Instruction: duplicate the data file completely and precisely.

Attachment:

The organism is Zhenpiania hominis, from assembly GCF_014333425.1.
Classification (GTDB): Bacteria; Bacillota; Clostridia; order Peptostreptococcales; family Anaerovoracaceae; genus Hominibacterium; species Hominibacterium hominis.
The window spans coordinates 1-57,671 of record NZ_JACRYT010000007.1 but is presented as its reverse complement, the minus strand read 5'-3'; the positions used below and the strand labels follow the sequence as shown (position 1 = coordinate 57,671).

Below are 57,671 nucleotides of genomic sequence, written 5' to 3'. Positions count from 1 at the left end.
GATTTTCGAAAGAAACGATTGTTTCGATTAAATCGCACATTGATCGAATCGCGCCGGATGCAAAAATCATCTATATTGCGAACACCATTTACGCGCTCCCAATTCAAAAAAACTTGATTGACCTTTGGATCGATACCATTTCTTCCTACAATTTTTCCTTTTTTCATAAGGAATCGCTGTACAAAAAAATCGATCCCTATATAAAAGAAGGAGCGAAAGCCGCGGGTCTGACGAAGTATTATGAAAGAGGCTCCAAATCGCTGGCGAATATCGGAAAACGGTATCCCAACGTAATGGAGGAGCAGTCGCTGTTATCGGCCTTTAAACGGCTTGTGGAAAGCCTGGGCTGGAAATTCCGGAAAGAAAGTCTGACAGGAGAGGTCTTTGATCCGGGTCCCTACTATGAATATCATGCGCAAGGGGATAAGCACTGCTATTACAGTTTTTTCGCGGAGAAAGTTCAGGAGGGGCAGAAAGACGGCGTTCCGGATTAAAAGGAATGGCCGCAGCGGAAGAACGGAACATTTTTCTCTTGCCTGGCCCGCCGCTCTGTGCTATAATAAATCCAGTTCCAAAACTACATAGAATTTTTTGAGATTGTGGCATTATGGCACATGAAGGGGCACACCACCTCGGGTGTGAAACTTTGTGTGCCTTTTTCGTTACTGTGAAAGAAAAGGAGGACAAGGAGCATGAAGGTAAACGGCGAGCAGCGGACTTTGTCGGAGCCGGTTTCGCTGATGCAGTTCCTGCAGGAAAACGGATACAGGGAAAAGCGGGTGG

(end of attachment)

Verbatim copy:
The organism is Zhenpiania hominis, from assembly GCF_014333425.1.
Classification (GTDB): Bacteria; Bacillota; Clostridia; order Peptostreptococcales; family Anaerovoracaceae; genus Hominibacterium; species Hominibacterium hominis.
The window spans coordinates 1-57,671 of record NZ_JACRYT010000007.1 but is presented as its reverse complement, the minus strand read 5'-3'; the positions used below and the strand labels follow the sequence as shown (position 1 = coordinate 57,671).

Below are 57,671 nucleotides of genomic sequence, written 5' to 3'. Positions count from 1 at the left end.
GATTTTCGAAAGAAACGATTGTTTCGATTAAATCGCACATTGATCGAATCGCGCCGGATGCAAAAATCATCTATATTGCGAACACCATTTACGCGCTCCCAATTCAAAAAAACTTGATTGACCTTTGGATCGATACCATTTCTTCCTACAATTTTTCCTTTTTTCATAAGGAATCGCTGTACAAAAAAATCGATCCCTATATAAAAGAAGGAGCGAAAGCCGCGGGTCTGACGAAGTATTATGAAAGAGGCTCCAAATCGCTGGCGAATATCGGAAAACGGTATCCCAACGTAATGGAGGAGCAGTCGCTGTTATCGGCCTTTAAACGGCTTGTGGAAAGCCTGGGCTGGAAATTCCGGAAAGAAAGTCTGACAGGAGAGGTCTTTGATCCGGGTCCCTACTATGAATATCATGCGCAAGGGGATAAGCACTGCTATTACAGTTTTTTCGCGGAGAAAGTTCAGGAGGGGCAGAAAGACGGCGTTCCGGATTAAAAGGAATGGCCGCAGCGGAAGAACGGAACATTTTTCTCTTGCCTGGCCCGCCGCTCTGTGCTATAATAAATCCAGTTCCAAAACTACATAGAATTTTTTGAGATTGTGGCATTATGGCACATGAAGGGGCACACCACCTCGGGTGTGAAACTTTGTGTGCCTTTTTCGTTACTGTGAAAGAAAAGGAGGACAAGGAGCATGAAGGTAAACGGCGAGCAGCGGACTTTGTCGGAGCCGGTTTCGCTGATGCAGTTCCTGCAGGAAAACGGATACAGGGAAAAGCGGGTGG